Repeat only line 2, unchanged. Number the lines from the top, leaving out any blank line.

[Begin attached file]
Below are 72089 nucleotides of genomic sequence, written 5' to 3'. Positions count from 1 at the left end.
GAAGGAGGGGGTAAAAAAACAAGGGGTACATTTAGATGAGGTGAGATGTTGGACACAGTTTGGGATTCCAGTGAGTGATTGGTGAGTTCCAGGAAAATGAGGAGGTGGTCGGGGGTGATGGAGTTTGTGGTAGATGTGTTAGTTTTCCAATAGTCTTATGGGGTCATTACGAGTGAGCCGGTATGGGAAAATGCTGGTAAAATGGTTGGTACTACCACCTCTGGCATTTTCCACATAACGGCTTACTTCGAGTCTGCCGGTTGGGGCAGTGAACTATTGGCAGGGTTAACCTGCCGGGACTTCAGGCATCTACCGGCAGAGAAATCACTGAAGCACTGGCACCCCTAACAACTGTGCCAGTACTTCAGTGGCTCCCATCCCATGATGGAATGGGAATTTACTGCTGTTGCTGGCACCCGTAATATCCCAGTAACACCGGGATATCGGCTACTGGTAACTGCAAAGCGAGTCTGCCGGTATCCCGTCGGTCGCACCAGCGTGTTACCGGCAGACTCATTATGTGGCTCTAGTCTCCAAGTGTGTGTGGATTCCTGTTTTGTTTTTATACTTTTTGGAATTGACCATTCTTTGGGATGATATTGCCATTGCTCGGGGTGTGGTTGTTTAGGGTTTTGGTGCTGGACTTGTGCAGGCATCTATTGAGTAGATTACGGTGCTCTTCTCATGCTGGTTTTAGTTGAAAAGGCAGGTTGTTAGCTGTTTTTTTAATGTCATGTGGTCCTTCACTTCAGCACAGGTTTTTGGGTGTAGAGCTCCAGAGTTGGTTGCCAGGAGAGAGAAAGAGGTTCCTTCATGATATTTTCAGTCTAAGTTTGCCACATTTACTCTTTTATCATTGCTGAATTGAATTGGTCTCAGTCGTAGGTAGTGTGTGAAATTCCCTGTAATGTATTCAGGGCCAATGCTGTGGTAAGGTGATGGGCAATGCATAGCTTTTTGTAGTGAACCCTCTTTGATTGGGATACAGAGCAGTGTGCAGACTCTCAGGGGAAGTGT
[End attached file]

GAAGGAGGGGGTAAAAAAACAAGGGGTACATTTAGATGAGGTGAGATGTTGGACACAGTTTGGGATTCCAGTGAGTGATTGGTGAGTTCCAGGAAAATGAGGAGGTGGTCGGGGGTGATGGAGTTTGTGGTAGATGTGTTAGTTTTCCAATAGTCTTATGGGGTCATTACGAGTGAGCCGGTATGGGAAAATGCTGGTAAAATGGTTGGTACTACCACCTCTGGCATTTTCCACATAACGGCTTACTTCGAGTCTGCCGGTTGGGGCAGTGAACTATTGGCAGGGTTAACCTGCCGGGACTTCAGGCATCTACCGGCAGAGAAATCACTGAAGCACTGGCACCCCTAACAACTGTGCCAGTACTTCAGTGGCTCCCATCCCATGATGGAATGGGAATTTACTGCTGTTGCTGGCACCCGTAATATCCCAGTAACACCGGGATATCGGCTACTGGTAACTGCAAAGCGAGTCTGCCGGTATCCCGTCGGTCGCACCAGCGTGTTACCGGCAGACTCATTATGTGGCTCTAGTCTCCAAGTGTGTGTGGATTCCTGTTTTGTTTTTATACTTTTTGGAATTGACCATTCTTTGGGATGATATTGCCATTGCTCGGGGTGTGGTTGTTTAGGGTTTTGGTGCTGGACTTGTGCAGGCATCTATTGAGTAGATTACGGTGCTCTTCTCATGCTGGTTTTAGTTGAAAAGGCAGGTTGTTAGCTGTTTTTTTAATGTCATGTGGTCCTTCACTTCAGCACAGGTTTTTGGGTGTAGAGCTCCAGAGTTGGTTGCCAGGAGAGAGAAAGAGGTTCCTTCATGATATTTTCAGTCTAAGTTTGCCACATTTACTCTTTTATCATTGCTGAATTGAATTGGTCTCAGTCGTAGGTAGTGTGTGAAATTCCCTGTAATGTATTCAGGGCCAATGCTGTGGTAAGGTGATGGGCAATGCATAGCTTTTTGTAGTGAACCCTCTTTGATTGGGATACAGAGCAGTGTGCAGACTCTCAGGGGAAGTGT